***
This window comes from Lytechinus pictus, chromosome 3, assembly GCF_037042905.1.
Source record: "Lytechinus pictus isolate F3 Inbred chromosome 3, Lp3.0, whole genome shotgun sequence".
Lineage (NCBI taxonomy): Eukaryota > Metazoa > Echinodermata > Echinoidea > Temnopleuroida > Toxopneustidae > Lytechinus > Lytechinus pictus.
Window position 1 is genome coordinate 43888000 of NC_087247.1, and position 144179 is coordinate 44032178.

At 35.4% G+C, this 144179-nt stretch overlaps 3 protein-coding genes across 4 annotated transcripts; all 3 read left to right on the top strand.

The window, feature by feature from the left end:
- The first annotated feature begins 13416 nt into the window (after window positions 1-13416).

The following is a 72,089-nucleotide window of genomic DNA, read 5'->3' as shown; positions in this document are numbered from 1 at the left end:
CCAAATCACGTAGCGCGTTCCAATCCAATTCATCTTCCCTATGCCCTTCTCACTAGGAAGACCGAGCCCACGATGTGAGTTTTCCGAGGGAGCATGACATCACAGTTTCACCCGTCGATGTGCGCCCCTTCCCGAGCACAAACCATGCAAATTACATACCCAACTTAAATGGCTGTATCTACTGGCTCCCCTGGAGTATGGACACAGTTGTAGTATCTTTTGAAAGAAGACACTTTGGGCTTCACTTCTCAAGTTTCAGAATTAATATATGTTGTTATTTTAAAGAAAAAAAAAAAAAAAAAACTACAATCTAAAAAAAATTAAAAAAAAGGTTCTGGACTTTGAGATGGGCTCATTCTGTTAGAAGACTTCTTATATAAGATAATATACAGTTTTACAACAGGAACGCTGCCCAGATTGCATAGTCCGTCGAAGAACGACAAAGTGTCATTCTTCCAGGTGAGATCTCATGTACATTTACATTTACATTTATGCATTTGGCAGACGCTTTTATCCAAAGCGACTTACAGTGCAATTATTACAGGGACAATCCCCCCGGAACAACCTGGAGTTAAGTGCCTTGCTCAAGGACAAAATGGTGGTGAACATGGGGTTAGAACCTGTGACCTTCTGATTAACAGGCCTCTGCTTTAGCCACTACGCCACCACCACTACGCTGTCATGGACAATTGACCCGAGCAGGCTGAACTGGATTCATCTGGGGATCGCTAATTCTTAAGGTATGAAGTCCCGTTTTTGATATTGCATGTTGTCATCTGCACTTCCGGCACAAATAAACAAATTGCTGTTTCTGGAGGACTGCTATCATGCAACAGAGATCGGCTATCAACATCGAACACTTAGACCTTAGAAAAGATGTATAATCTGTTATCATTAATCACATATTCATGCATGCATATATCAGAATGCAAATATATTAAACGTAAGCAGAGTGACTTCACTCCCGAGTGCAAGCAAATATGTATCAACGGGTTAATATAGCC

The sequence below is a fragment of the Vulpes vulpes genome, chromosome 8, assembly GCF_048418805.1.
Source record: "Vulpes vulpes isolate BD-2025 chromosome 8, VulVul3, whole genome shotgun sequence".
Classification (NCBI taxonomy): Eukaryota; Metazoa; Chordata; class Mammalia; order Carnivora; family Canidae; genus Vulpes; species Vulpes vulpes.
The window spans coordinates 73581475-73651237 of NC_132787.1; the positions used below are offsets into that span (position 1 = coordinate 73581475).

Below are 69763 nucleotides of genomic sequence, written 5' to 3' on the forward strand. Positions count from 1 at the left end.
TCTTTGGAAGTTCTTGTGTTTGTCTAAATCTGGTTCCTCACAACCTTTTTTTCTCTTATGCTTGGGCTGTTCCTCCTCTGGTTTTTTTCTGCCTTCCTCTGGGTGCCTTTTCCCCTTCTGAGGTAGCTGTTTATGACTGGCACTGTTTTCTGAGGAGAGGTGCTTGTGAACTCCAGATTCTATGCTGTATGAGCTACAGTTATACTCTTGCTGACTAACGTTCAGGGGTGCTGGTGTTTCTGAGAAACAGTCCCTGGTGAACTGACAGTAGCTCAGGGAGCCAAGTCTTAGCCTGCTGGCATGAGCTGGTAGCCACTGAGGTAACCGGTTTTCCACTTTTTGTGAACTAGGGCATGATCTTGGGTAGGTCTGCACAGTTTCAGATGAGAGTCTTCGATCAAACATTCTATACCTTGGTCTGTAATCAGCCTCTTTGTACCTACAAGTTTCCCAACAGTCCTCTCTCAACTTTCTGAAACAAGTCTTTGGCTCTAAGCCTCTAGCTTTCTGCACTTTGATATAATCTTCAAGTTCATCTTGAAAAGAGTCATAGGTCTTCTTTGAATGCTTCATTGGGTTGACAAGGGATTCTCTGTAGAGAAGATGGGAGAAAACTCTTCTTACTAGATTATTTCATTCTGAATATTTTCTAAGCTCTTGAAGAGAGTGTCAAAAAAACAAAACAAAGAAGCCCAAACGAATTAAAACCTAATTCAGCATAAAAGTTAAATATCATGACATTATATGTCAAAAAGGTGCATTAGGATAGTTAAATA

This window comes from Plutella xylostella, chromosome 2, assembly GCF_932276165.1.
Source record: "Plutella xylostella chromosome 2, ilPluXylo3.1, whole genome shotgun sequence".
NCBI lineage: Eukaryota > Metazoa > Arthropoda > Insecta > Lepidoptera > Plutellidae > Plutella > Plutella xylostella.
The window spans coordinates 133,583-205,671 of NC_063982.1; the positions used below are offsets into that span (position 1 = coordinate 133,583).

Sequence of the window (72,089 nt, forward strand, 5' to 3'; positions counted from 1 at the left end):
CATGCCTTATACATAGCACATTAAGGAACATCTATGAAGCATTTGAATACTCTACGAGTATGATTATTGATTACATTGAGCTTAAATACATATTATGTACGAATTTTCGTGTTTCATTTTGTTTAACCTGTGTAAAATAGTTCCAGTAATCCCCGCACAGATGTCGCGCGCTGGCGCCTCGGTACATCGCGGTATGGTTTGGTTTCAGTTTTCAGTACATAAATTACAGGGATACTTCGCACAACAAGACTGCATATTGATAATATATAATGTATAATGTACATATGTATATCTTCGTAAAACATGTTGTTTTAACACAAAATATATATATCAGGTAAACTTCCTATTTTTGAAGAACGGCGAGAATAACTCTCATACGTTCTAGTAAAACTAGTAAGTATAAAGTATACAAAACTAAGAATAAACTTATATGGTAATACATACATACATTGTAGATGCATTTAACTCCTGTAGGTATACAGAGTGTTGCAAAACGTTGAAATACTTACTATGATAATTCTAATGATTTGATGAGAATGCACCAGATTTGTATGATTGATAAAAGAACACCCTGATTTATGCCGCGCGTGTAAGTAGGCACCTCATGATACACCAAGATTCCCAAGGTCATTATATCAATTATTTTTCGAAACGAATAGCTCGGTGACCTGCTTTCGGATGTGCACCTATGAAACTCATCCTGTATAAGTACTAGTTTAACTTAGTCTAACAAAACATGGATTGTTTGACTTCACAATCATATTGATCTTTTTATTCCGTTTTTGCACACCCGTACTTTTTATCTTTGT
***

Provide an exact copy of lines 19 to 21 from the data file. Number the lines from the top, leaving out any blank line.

The window spans coordinates 133,583-205,671 of NC_063982.1; the positions used below are offsets into that span (position 1 = coordinate 133,583).

Sequence of the window (72,089 nt, forward strand, 5' to 3'; positions counted from 1 at the left end):
CATGCCTTATACATAGCACATTAAGGAACATCTATGAAGCATTTGAATACTCTACGAGTATGATTATTGATTACATTGAGCTTAAATACATATTATGTACGAATTTTCGTGTTTCATTTTGTTTAACCTGTGTAAAATAGTTCCAGTAATCCCCGCACAGATGTCGCGCGCTGGCGCCTCGGTACATCGCGGTATGGTTTGGTTTCAGTTTTCAGTACATAAATTACAGGGATACTTCGCACAACAAGACTGCATATTGATAATATATAATGTATAATGTACATATGTATATCTTCGTAAAACATGTTGTTTTAACACAAAATATATATATCAGGTAAACTTCCTATTTTTGAAGAACGGCGAGAATAACTCTCATACGTTCTAGTAAAACTAGTAAGTATAAAGTATACAAAACTAAGAATAAACTTATATGGTAATACATACATACATTGTAGATGCATTTAACTCCTGTAGGTATACAGAGTGTTGCAAAACGTTGAAATACTTACTATGATAATTCTAATGATTTGATGAGAATGCACCAGATTTGTATGATTGATAAAAGAACACCCTGATTTATGCCGCGCGTGTAAGTAGGCACCTCATGATACACCAAGATTCCCAAGGTCATTATATCAATTATTTTTCGAAACGAATAGCTCGGTGACCTGCTTTCGGATGTGCACCTATGAAACTCATCCTGTATAAGTACTAGTTTAACTTAGTCTAACAAAACATGGATTGTTTGACTTCACAATCATATTGATCTTTTTATTCCGTTTTTGCACACCCGTACTTTTTATCTTTGT